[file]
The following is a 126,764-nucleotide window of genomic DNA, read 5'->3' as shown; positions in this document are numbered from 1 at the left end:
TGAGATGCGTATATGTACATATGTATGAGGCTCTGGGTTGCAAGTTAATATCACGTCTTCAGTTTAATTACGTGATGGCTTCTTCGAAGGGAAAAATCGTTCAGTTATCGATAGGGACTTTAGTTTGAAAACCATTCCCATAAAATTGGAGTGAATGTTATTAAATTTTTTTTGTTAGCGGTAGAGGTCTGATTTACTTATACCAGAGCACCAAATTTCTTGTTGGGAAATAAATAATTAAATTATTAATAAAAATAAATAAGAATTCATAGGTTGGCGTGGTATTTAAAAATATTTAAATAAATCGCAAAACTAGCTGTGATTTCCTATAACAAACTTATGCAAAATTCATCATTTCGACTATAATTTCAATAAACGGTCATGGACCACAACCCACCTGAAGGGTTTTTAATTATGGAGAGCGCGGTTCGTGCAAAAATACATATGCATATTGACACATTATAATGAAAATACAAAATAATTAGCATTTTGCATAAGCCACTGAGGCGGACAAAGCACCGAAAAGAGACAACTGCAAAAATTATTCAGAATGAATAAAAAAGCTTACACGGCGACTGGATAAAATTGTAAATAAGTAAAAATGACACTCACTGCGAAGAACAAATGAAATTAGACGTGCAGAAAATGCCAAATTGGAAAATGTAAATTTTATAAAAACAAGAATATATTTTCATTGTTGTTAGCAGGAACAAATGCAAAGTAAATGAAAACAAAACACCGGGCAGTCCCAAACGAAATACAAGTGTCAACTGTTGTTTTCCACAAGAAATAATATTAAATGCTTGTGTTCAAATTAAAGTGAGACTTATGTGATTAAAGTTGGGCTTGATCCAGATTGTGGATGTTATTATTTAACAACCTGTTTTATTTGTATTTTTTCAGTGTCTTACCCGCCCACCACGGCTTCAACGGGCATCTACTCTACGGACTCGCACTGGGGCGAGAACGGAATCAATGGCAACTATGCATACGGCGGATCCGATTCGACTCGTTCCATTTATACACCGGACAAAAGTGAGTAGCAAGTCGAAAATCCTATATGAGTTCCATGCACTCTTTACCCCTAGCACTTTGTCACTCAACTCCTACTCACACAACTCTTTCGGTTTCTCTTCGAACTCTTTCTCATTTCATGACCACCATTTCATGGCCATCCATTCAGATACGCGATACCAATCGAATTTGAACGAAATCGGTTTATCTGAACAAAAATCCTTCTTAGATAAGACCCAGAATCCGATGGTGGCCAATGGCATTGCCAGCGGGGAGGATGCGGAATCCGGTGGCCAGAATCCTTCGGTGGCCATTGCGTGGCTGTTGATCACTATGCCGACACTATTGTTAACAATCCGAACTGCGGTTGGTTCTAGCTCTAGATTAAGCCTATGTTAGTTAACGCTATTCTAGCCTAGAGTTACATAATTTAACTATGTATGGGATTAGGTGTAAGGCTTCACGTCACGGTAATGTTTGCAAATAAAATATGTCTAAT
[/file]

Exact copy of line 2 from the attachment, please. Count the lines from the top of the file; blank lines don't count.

TGAGATGCGTATATGTACATATGTATGAGGCTCTGGGTTGCAAGTTAATATCACGTCTTCAGTTTAATTACGTGATGGCTTCTTCGAAGGGAAAAATCGTTCAGTTATCGATAGGGACTTTAGTTTGAAAACCATTCCCATAAAATTGGAGTGAATGTTATTAAATTTTTTTTGTTAGCGGTAGAGGTCTGATTTACTTATACCAGAGCACCAAATTTCTTGTTGGGAAATAAATAATTAAATTATTAATAAAAATAAATAAGAATTCATAGGTTGGCGTGGTATTTAAAAATATTTAAATAAATCGCAAAACTAGCTGTGATTTCCTATAACAAACTTATGCAAAATTCATCATTTCGACTATAATTTCAATAAACGGTCATGGACCACAACCCACCTGAAGGGTTTTTAATTATGGAGAGCGCGGTTCGTGCAAAAATACATATGCATATTGACACATTATAATGAAAATACAAAATAATTAGCATTTTGCATAAGCCACTGAGGCGGACAAAGCACCGAAAAGAGACAACTGCAAAAATTATTCAGAATGAATAAAAAAGCTTACACGGCGACTGGATAAAATTGTAAATAAGTAAAAATGACACTCACTGCGAAGAACAAATGAAATTAGACGTGCAGAAAATGCCAAATTGGAAAATGTAAATTTTATAAAAACAAGAATATATTTTCATTGTTGTTAGCAGGAACAAATGCAAAGTAAATGAAAACAAAACACCGGGCAGTCCCAAACGAAATACAAGTGTCAACTGTTGTTTTCCACAAGAAATAATATTAAATGCTTGTGTTCAAATTAAAGTGAGACTTATGTGATTAAAGTTGGGCTTGATCCAGATTGTGGATGTTATTATTTAACAACCTGTTTTATTTGTATTTTTTCAGTGTCTTACCCGCCCACCACGGCTTCAACGGGCATCTACTCTACGGACTCGCACTGGGGCGAGAACGGAATCAATGGCAACTATGCATACGGCGGATCCGATTCGACTCGTTCCATTTATACACCGGACAAAAGTGAGTAGCAAGTCGAAAATCCTATATGAGTTCCATGCACTCTTTACCCCTAGCACTTTGTCACTCAACTCCTACTCACACAACTCTTTCGGTTTCTCTTCGAACTCTTTCTCATTTCATGACCACCATTTCATGGCCATCCATTCAGATACGCGATACCAATCGAATTTGAACGAAATCGGTTTATCTGAACAAAAATCCTTCTTAGATAAGACCCAGAATCCGATGGTGGCCAATGGCATTGCCAGCGGGGAGGATGCGGAATCCGGTGGCCAGAATCCTTCGGTGGCCATTGCGTGGCTGTTGATCACTATGCCGACACTATTGTTAACAATCCGAACTGCGGTTGGTTCTAGCTCTAGATTAAGCCTATGTTAGTTAACGCTATTCTAGCCTAGAGTTACATAATTTAACTATGTATGGGATTAGGTGTAAGGCTTCACGTCACGGTAATGTTTGCAAATAAAATATGTCTAAT